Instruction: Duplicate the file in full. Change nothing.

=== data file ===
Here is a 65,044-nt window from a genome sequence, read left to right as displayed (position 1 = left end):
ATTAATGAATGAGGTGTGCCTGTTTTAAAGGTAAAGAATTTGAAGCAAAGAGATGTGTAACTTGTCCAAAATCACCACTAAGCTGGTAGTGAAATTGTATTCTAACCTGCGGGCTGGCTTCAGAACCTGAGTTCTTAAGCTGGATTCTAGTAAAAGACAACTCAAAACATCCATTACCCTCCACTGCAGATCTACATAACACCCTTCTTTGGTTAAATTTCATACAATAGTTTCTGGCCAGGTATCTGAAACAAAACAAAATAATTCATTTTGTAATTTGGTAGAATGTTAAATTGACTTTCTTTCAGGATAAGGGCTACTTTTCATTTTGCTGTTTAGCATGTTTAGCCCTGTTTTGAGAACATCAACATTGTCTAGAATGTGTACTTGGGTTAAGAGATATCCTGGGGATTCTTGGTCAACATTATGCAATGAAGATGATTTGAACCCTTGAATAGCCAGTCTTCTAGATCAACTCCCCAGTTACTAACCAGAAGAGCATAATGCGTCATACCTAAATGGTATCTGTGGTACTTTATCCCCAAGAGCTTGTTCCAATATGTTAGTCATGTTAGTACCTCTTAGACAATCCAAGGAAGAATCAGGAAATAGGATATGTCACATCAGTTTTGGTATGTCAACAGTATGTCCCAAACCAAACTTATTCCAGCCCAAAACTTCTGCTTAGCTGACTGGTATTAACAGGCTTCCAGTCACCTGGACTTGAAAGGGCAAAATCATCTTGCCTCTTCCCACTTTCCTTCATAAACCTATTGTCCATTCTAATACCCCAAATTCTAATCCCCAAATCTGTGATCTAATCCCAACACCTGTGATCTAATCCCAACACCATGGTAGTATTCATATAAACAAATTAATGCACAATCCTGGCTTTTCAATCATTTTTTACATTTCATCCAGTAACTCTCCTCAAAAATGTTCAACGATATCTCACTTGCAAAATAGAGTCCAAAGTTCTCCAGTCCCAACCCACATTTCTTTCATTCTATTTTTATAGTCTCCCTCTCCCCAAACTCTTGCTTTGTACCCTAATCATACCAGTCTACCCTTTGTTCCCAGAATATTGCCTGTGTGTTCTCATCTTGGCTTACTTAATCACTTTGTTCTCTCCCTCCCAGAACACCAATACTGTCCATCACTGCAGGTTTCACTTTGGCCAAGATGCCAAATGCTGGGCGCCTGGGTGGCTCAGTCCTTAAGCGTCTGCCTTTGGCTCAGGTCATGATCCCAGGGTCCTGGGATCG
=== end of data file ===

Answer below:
Here is a 65,044-nt window from a genome sequence, read left to right as displayed (position 1 = left end):
ATTAATGAATGAGGTGTGCCTGTTTTAAAGGTAAAGAATTTGAAGCAAAGAGATGTGTAACTTGTCCAAAATCACCACTAAGCTGGTAGTGAAATTGTATTCTAACCTGCGGGCTGGCTTCAGAACCTGAGTTCTTAAGCTGGATTCTAGTAAAAGACAACTCAAAACATCCATTACCCTCCACTGCAGATCTACATAACACCCTTCTTTGGTTAAATTTCATACAATAGTTTCTGGCCAGGTATCTGAAACAAAACAAAATAATTCATTTTGTAATTTGGTAGAATGTTAAATTGACTTTCTTTCAGGATAAGGGCTACTTTTCATTTTGCTGTTTAGCATGTTTAGCCCTGTTTTGAGAACATCAACATTGTCTAGAATGTGTACTTGGGTTAAGAGATATCCTGGGGATTCTTGGTCAACATTATGCAATGAAGATGATTTGAACCCTTGAATAGCCAGTCTTCTAGATCAACTCCCCAGTTACTAACCAGAAGAGCATAATGCGTCATACCTAAATGGTATCTGTGGTACTTTATCCCCAAGAGCTTGTTCCAATATGTTAGTCATGTTAGTACCTCTTAGACAATCCAAGGAAGAATCAGGAAATAGGATATGTCACATCAGTTTTGGTATGTCAACAGTATGTCCCAAACCAAACTTATTCCAGCCCAAAACTTCTGCTTAGCTGACTGGTATTAACAGGCTTCCAGTCACCTGGACTTGAAAGGGCAAAATCATCTTGCCTCTTCCCACTTTCCTTCATAAACCTATTGTCCATTCTAATACCCCAAATTCTAATCCCCAAATCTGTGATCTAATCCCAACACCTGTGATCTAATCCCAACACCATGGTAGTATTCATATAAACAAATTAATGCACAATCCTGGCTTTTCAATCATTTTTTACATTTCATCCAGTAACTCTCCTCAAAAATGTTCAACGATATCTCACTTGCAAAATAGAGTCCAAAGTTCTCCAGTCCCAACCCACATTTCTTTCATTCTATTTTTATAGTCTCCCTCTCCCCAAACTCTTGCTTTGTACCCTAATCATACCAGTCTACCCTTTGTTCCCAGAATATTGCCTGTGTGTTCTCATCTTGGCTTACTTAATCACTTTGTTCTCTCCCTCCCAGAACACCAATACTGTCCATCACTGCAGGTTTCACTTTGGCCAAGATGCCAAATGCTGGGCGCCTGGGTGGCTCAGTCCTTAAGCGTCTGCCTTTGGCTCAGGTCATGATCCCAGGGTCCTGGGATCG